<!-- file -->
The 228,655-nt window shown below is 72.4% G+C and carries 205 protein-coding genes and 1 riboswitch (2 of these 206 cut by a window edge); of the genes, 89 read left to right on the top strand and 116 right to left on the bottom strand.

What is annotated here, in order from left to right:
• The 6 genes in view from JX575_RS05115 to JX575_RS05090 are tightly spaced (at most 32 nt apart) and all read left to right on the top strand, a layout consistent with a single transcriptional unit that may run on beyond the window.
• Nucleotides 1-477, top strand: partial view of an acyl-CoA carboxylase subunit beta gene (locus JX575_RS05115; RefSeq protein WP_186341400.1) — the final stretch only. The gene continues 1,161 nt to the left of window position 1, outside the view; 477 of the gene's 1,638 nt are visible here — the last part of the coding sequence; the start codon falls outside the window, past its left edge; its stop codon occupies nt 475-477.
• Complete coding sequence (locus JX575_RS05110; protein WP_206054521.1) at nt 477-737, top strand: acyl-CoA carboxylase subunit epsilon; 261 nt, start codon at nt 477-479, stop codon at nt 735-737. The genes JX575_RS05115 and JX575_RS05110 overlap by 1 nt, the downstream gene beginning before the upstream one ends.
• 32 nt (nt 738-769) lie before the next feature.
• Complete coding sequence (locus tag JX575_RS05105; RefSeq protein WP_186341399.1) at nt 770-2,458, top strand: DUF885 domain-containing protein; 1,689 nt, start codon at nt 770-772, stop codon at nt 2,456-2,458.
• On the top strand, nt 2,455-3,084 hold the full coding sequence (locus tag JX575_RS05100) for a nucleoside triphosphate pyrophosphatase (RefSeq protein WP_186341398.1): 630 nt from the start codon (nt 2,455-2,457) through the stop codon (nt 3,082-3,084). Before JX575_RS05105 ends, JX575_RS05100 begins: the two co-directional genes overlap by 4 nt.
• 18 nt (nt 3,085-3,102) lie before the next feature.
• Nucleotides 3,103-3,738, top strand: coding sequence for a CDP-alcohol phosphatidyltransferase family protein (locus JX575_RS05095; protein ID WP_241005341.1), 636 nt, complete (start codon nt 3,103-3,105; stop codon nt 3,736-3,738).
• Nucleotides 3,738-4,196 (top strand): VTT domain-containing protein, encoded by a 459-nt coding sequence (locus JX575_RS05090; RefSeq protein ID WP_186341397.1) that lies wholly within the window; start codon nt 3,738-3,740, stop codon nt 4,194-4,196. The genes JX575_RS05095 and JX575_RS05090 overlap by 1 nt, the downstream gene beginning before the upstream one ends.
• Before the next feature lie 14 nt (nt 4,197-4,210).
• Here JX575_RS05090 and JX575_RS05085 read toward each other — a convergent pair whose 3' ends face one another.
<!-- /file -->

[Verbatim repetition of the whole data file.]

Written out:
The 228,655-nt window shown below is 72.4% G+C and carries 205 protein-coding genes and 1 riboswitch (2 of these 206 cut by a window edge); of the genes, 89 read left to right on the top strand and 116 right to left on the bottom strand.

What is annotated here, in order from left to right:
• The 6 genes in view from JX575_RS05115 to JX575_RS05090 are tightly spaced (at most 32 nt apart) and all read left to right on the top strand, a layout consistent with a single transcriptional unit that may run on beyond the window.
• Nucleotides 1-477, top strand: partial view of an acyl-CoA carboxylase subunit beta gene (locus JX575_RS05115; RefSeq protein WP_186341400.1) — the final stretch only. The gene continues 1,161 nt to the left of window position 1, outside the view; 477 of the gene's 1,638 nt are visible here — the last part of the coding sequence; the start codon falls outside the window, past its left edge; its stop codon occupies nt 475-477.
• Complete coding sequence (locus JX575_RS05110; protein WP_206054521.1) at nt 477-737, top strand: acyl-CoA carboxylase subunit epsilon; 261 nt, start codon at nt 477-479, stop codon at nt 735-737. The genes JX575_RS05115 and JX575_RS05110 overlap by 1 nt, the downstream gene beginning before the upstream one ends.
• 32 nt (nt 738-769) lie before the next feature.
• Complete coding sequence (locus tag JX575_RS05105; RefSeq protein WP_186341399.1) at nt 770-2,458, top strand: DUF885 domain-containing protein; 1,689 nt, start codon at nt 770-772, stop codon at nt 2,456-2,458.
• On the top strand, nt 2,455-3,084 hold the full coding sequence (locus tag JX575_RS05100) for a nucleoside triphosphate pyrophosphatase (RefSeq protein WP_186341398.1): 630 nt from the start codon (nt 2,455-2,457) through the stop codon (nt 3,082-3,084). Before JX575_RS05105 ends, JX575_RS05100 begins: the two co-directional genes overlap by 4 nt.
• 18 nt (nt 3,085-3,102) lie before the next feature.
• Nucleotides 3,103-3,738, top strand: coding sequence for a CDP-alcohol phosphatidyltransferase family protein (locus JX575_RS05095; protein ID WP_241005341.1), 636 nt, complete (start codon nt 3,103-3,105; stop codon nt 3,736-3,738).
• Nucleotides 3,738-4,196 (top strand): VTT domain-containing protein, encoded by a 459-nt coding sequence (locus JX575_RS05090; RefSeq protein ID WP_186341397.1) that lies wholly within the window; start codon nt 3,738-3,740, stop codon nt 4,194-4,196. The genes JX575_RS05095 and JX575_RS05090 overlap by 1 nt, the downstream gene beginning before the upstream one ends.
• Before the next feature lie 14 nt (nt 4,197-4,210).
• Here JX575_RS05090 and JX575_RS05085 read toward each other — a convergent pair whose 3' ends face one another.